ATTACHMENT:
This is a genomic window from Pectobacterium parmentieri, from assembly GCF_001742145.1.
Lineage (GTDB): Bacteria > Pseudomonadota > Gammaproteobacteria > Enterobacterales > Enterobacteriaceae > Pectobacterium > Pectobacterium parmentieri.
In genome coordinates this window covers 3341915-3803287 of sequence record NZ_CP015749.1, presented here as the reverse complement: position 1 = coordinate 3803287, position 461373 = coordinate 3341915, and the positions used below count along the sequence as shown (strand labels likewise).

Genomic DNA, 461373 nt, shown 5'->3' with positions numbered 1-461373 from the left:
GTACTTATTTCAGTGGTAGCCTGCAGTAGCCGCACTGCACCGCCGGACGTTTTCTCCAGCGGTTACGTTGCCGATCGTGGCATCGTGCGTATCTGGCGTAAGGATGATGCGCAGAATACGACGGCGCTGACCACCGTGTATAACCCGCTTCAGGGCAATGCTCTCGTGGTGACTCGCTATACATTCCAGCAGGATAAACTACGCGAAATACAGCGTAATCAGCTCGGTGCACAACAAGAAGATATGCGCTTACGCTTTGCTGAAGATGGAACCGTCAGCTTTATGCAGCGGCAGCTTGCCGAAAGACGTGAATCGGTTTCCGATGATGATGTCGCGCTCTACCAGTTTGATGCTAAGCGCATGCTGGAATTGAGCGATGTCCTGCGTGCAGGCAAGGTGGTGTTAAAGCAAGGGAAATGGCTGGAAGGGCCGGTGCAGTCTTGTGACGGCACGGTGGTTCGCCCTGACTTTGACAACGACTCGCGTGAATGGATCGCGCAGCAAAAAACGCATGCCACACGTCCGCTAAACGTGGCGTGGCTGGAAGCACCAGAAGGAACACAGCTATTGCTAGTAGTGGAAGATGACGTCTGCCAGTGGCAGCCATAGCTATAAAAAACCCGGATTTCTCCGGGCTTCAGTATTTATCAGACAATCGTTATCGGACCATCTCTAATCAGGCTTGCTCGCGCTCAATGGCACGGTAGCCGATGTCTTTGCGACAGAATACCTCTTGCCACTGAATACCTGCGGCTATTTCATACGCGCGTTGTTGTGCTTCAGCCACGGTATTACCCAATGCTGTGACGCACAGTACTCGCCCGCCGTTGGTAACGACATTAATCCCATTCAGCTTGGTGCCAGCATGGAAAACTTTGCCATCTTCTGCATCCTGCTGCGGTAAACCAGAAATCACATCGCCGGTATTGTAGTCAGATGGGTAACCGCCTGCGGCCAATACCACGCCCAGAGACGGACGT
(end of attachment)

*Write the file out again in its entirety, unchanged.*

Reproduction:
This is a genomic window from Pectobacterium parmentieri, from assembly GCF_001742145.1.
Lineage (GTDB): Bacteria > Pseudomonadota > Gammaproteobacteria > Enterobacterales > Enterobacteriaceae > Pectobacterium > Pectobacterium parmentieri.
In genome coordinates this window covers 3341915-3803287 of sequence record NZ_CP015749.1, presented here as the reverse complement: position 1 = coordinate 3803287, position 461373 = coordinate 3341915, and the positions used below count along the sequence as shown (strand labels likewise).

Genomic DNA, 461373 nt, shown 5'->3' with positions numbered 1-461373 from the left:
GTACTTATTTCAGTGGTAGCCTGCAGTAGCCGCACTGCACCGCCGGACGTTTTCTCCAGCGGTTACGTTGCCGATCGTGGCATCGTGCGTATCTGGCGTAAGGATGATGCGCAGAATACGACGGCGCTGACCACCGTGTATAACCCGCTTCAGGGCAATGCTCTCGTGGTGACTCGCTATACATTCCAGCAGGATAAACTACGCGAAATACAGCGTAATCAGCTCGGTGCACAACAAGAAGATATGCGCTTACGCTTTGCTGAAGATGGAACCGTCAGCTTTATGCAGCGGCAGCTTGCCGAAAGACGTGAATCGGTTTCCGATGATGATGTCGCGCTCTACCAGTTTGATGCTAAGCGCATGCTGGAATTGAGCGATGTCCTGCGTGCAGGCAAGGTGGTGTTAAAGCAAGGGAAATGGCTGGAAGGGCCGGTGCAGTCTTGTGACGGCACGGTGGTTCGCCCTGACTTTGACAACGACTCGCGTGAATGGATCGCGCAGCAAAAAACGCATGCCACACGTCCGCTAAACGTGGCGTGGCTGGAAGCACCAGAAGGAACACAGCTATTGCTAGTAGTGGAAGATGACGTCTGCCAGTGGCAGCCATAGCTATAAAAAACCCGGATTTCTCCGGGCTTCAGTATTTATCAGACAATCGTTATCGGACCATCTCTAATCAGGCTTGCTCGCGCTCAATGGCACGGTAGCCGATGTCTTTGCGACAGAATACCTCTTGCCACTGAATACCTGCGGCTATTTCATACGCGCGTTGTTGTGCTTCAGCCACGGTATTACCCAATGCTGTGACGCACAGTACTCGCCCGCCGTTGGTAACGACATTAATCCCATTCAGCTTGGTGCCAGCATGGAAAACTTTGCCATCTTCTGCATCCTGCTGCGGTAAACCAGAAATCACATCGCCGGTATTGTAGTCAGATGGGTAACCGCCTGCGGCCAATACCACGCCCAGAGACGGACGT